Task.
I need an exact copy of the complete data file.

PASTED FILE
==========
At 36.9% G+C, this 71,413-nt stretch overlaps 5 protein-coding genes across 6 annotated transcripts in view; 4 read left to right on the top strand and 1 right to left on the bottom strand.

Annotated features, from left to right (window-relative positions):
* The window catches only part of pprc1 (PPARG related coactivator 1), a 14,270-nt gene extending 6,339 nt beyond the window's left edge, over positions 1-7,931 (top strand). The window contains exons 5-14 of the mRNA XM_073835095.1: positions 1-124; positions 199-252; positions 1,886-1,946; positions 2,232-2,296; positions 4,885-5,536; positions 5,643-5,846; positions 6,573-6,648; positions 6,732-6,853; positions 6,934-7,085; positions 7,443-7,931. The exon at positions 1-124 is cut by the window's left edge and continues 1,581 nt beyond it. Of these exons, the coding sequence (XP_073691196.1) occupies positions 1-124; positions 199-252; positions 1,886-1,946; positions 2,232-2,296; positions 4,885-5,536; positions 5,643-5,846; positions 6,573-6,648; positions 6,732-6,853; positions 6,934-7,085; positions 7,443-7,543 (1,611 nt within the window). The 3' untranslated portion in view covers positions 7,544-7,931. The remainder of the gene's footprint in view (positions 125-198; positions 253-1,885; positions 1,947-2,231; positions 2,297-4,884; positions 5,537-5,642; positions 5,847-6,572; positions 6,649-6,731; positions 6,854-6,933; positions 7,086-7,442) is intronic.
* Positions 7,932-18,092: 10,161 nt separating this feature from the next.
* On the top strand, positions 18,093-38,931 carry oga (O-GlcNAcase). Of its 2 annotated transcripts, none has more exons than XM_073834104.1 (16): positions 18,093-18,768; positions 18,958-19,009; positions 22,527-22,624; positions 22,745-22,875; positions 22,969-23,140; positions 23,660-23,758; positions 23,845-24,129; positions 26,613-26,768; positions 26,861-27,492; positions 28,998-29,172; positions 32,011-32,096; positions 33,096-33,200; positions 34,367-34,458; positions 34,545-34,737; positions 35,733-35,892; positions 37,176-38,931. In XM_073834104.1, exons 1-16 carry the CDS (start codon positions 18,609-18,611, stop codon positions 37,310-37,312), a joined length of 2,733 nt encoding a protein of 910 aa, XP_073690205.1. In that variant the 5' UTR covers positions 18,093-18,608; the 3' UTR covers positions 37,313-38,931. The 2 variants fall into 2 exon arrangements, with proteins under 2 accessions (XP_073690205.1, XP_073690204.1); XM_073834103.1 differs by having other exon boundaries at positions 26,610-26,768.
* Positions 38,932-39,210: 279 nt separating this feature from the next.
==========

At 36.9% G+C, this 71,413-nt stretch overlaps 5 protein-coding genes across 6 annotated transcripts in view; 4 read left to right on the top strand and 1 right to left on the bottom strand.

Annotated features, from left to right (window-relative positions):
* The window catches only part of pprc1 (PPARG related coactivator 1), a 14,270-nt gene extending 6,339 nt beyond the window's left edge, over positions 1-7,931 (top strand). The window contains exons 5-14 of the mRNA XM_073835095.1: positions 1-124; positions 199-252; positions 1,886-1,946; positions 2,232-2,296; positions 4,885-5,536; positions 5,643-5,846; positions 6,573-6,648; positions 6,732-6,853; positions 6,934-7,085; positions 7,443-7,931. The exon at positions 1-124 is cut by the window's left edge and continues 1,581 nt beyond it. Of these exons, the coding sequence (XP_073691196.1) occupies positions 1-124; positions 199-252; positions 1,886-1,946; positions 2,232-2,296; positions 4,885-5,536; positions 5,643-5,846; positions 6,573-6,648; positions 6,732-6,853; positions 6,934-7,085; positions 7,443-7,543 (1,611 nt within the window). The 3' untranslated portion in view covers positions 7,544-7,931. The remainder of the gene's footprint in view (positions 125-198; positions 253-1,885; positions 1,947-2,231; positions 2,297-4,884; positions 5,537-5,642; positions 5,847-6,572; positions 6,649-6,731; positions 6,854-6,933; positions 7,086-7,442) is intronic.
* Positions 7,932-18,092: 10,161 nt separating this feature from the next.
* On the top strand, positions 18,093-38,931 carry oga (O-GlcNAcase). Of its 2 annotated transcripts, none has more exons than XM_073834104.1 (16): positions 18,093-18,768; positions 18,958-19,009; positions 22,527-22,624; positions 22,745-22,875; positions 22,969-23,140; positions 23,660-23,758; positions 23,845-24,129; positions 26,613-26,768; positions 26,861-27,492; positions 28,998-29,172; positions 32,011-32,096; positions 33,096-33,200; positions 34,367-34,458; positions 34,545-34,737; positions 35,733-35,892; positions 37,176-38,931. In XM_073834104.1, exons 1-16 carry the CDS (start codon positions 18,609-18,611, stop codon positions 37,310-37,312), a joined length of 2,733 nt encoding a protein of 910 aa, XP_073690205.1. In that variant the 5' UTR covers positions 18,093-18,608; the 3' UTR covers positions 37,313-38,931. The 2 variants fall into 2 exon arrangements, with proteins under 2 accessions (XP_073690205.1, XP_073690204.1); XM_073834103.1 differs by having other exon boundaries at positions 26,610-26,768.
* Positions 38,932-39,210: 279 nt separating this feature from the next.